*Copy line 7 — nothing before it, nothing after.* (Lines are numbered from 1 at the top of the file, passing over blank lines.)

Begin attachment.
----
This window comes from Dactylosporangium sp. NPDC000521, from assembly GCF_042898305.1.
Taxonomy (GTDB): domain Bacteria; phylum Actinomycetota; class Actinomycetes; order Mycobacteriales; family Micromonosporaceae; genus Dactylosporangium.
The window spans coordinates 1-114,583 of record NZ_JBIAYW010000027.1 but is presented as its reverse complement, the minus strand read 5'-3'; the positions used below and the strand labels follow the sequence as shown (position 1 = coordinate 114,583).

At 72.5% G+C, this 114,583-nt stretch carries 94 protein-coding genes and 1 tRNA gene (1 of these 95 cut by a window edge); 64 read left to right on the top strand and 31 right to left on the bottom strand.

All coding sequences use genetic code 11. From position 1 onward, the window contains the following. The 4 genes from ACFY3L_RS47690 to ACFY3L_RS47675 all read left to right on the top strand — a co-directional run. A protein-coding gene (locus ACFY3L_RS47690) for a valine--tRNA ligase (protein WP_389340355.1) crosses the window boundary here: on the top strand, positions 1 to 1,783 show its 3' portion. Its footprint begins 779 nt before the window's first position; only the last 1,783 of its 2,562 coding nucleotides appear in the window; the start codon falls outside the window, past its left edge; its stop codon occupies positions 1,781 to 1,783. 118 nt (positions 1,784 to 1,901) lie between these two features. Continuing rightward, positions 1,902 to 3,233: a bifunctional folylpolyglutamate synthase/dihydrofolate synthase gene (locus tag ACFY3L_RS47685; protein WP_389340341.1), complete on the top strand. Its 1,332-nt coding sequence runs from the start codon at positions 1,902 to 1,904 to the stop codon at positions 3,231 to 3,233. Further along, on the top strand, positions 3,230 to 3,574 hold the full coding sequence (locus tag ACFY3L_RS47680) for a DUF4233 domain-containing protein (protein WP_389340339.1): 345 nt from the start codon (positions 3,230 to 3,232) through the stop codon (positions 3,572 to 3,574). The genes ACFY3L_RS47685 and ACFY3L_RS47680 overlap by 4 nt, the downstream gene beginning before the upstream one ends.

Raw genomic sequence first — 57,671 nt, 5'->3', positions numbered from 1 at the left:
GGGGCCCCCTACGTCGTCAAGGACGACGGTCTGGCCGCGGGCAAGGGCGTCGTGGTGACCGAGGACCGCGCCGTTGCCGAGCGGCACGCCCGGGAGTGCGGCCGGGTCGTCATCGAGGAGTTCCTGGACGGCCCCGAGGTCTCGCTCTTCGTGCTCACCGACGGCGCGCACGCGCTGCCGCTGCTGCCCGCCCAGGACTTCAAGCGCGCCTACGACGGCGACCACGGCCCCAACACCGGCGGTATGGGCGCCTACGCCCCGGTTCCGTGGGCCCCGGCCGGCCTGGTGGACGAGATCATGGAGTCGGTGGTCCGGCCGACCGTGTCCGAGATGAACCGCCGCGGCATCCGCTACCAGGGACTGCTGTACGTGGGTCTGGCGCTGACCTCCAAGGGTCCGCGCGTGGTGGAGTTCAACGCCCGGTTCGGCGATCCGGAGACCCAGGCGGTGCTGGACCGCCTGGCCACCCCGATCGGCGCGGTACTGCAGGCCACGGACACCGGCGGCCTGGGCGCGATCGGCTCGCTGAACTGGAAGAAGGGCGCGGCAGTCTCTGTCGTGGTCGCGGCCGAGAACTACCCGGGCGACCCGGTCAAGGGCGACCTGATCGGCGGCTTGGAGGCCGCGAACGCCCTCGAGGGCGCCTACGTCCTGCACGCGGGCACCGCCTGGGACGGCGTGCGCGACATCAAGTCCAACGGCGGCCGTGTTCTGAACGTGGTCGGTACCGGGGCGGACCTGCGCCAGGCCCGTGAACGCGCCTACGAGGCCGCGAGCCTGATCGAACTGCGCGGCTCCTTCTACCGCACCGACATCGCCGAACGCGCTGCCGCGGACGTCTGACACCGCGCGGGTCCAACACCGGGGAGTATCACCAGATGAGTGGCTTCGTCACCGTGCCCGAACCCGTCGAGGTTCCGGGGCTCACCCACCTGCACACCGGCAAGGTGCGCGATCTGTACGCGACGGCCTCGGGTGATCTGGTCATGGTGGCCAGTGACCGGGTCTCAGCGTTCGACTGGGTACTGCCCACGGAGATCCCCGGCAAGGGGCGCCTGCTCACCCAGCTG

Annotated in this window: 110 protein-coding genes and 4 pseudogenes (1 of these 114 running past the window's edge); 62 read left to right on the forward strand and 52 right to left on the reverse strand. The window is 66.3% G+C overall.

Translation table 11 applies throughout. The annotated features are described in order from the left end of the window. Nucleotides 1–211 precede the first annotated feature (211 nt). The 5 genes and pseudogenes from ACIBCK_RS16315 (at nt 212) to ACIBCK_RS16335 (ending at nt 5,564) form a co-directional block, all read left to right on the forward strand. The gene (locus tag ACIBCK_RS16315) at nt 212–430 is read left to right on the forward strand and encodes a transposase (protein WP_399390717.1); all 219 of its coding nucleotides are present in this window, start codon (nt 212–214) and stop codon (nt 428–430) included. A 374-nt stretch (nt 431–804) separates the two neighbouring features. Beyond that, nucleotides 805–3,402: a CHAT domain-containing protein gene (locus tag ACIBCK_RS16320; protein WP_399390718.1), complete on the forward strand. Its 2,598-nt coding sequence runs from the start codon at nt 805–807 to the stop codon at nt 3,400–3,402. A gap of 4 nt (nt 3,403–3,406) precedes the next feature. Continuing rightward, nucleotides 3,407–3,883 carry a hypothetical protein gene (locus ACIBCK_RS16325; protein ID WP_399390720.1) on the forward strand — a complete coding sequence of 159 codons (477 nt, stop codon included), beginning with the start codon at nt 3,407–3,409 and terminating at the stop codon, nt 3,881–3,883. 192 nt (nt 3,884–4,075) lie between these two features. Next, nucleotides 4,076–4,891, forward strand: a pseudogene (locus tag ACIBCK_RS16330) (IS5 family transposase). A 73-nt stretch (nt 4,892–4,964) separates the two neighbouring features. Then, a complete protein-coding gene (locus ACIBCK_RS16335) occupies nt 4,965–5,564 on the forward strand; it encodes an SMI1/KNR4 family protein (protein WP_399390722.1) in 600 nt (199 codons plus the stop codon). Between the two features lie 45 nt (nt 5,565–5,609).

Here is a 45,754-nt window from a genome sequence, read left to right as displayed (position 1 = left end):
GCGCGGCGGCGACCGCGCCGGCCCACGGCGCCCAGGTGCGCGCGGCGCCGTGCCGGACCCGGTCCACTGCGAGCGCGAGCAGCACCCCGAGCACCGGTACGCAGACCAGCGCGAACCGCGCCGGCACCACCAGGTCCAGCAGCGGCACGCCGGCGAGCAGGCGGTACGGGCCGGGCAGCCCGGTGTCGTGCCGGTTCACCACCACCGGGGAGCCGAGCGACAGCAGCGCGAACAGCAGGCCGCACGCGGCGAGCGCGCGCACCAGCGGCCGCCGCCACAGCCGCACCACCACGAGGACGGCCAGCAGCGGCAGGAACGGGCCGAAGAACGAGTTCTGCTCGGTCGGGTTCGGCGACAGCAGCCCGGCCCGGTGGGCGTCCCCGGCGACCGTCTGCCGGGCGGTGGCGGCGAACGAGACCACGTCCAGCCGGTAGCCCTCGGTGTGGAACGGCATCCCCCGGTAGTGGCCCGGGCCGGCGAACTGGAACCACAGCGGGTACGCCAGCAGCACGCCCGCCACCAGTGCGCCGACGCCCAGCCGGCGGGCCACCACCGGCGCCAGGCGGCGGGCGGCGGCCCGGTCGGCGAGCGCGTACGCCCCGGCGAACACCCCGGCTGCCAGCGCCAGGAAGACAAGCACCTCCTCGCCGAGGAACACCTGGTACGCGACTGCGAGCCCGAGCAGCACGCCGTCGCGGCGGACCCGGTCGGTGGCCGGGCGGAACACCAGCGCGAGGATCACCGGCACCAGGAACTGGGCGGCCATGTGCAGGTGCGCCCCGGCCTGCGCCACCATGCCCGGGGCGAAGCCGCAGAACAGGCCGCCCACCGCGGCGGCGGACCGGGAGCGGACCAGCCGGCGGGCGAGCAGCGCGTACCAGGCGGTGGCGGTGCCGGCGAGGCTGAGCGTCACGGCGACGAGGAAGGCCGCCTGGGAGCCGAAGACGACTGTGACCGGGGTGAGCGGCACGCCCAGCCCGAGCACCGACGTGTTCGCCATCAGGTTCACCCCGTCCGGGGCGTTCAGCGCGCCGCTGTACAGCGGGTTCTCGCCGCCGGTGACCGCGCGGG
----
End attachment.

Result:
GGGGCCCCCTACGTCGTCAAGGACGACGGTCTGGCCGCGGGCAAGGGCGTCGTGGTGACCGAGGACCGCGCCGTTGCCGAGCGGCACGCCCGGGAGTGCGGCCGGGTCGTCATCGAGGAGTTCCTGGACGGCCCCGAGGTCTCGCTCTTCGTGCTCACCGACGGCGCGCACGCGCTGCCGCTGCTGCCCGCCCAGGACTTCAAGCGCGCCTACGACGGCGACCACGGCCCCAACACCGGCGGTATGGGCGCCTACGCCCCGGTTCCGTGGGCCCCGGCCGGCCTGGTGGACGAGATCATGGAGTCGGTGGTCCGGCCGACCGTGTCCGAGATGAACCGCCGCGGCATCCGCTACCAGGGACTGCTGTACGTGGGTCTGGCGCTGACCTCCAAGGGTCCGCGCGTGGTGGAGTTCAACGCCCGGTTCGGCGATCCGGAGACCCAGGCGGTGCTGGACCGCCTGGCCACCCCGATCGGCGCGGTACTGCAGGCCACGGACACCGGCGGCCTGGGCGCGATCGGCTCGCTGAACTGGAAGAAGGGCGCGGCAGTCTCTGTCGTGGTCGCGGCCGAGAACTACCCGGGCGACCCGGTCAAGGGCGACCTGATCGGCGGCTTGGAGGCCGCGAACGCCCTCGAGGGCGCCTACGTCCTGCACGCGGGCACCGCCTGGGACGGCGTGCGCGACATCAAGTCCAACGGCGGCCGTGTTCTGAACGTGGTCGGTACCGGGGCGGACCTGCGCCAGGCCCGTGAACGCGCCTACGAGGCCGCGAGCCTGATCGAACTGCGCGGCTCCTTCTACCGCACCGACATCGCCGAACGCGCTGCCGCGGACGTCTGACACCGCGCGGGTCCAACACCGGGGAGTATCACCAGATGAGTGGCTTCGTCACCGTGCCCGAACCCGTCGAGGTTCCGGGGCTCACCCACCTGCACACCGGCAAGGTGCGCGATCTGTACGCGACGGCCTCGGGTGATCTGGTCATGGTGGCCAGTGACCGGGTCTCAGCGTTCGACTGGGTACTGCCCACGGAGATCCCCGGCAAGGGGCGCCTGCTCACCCAGCTG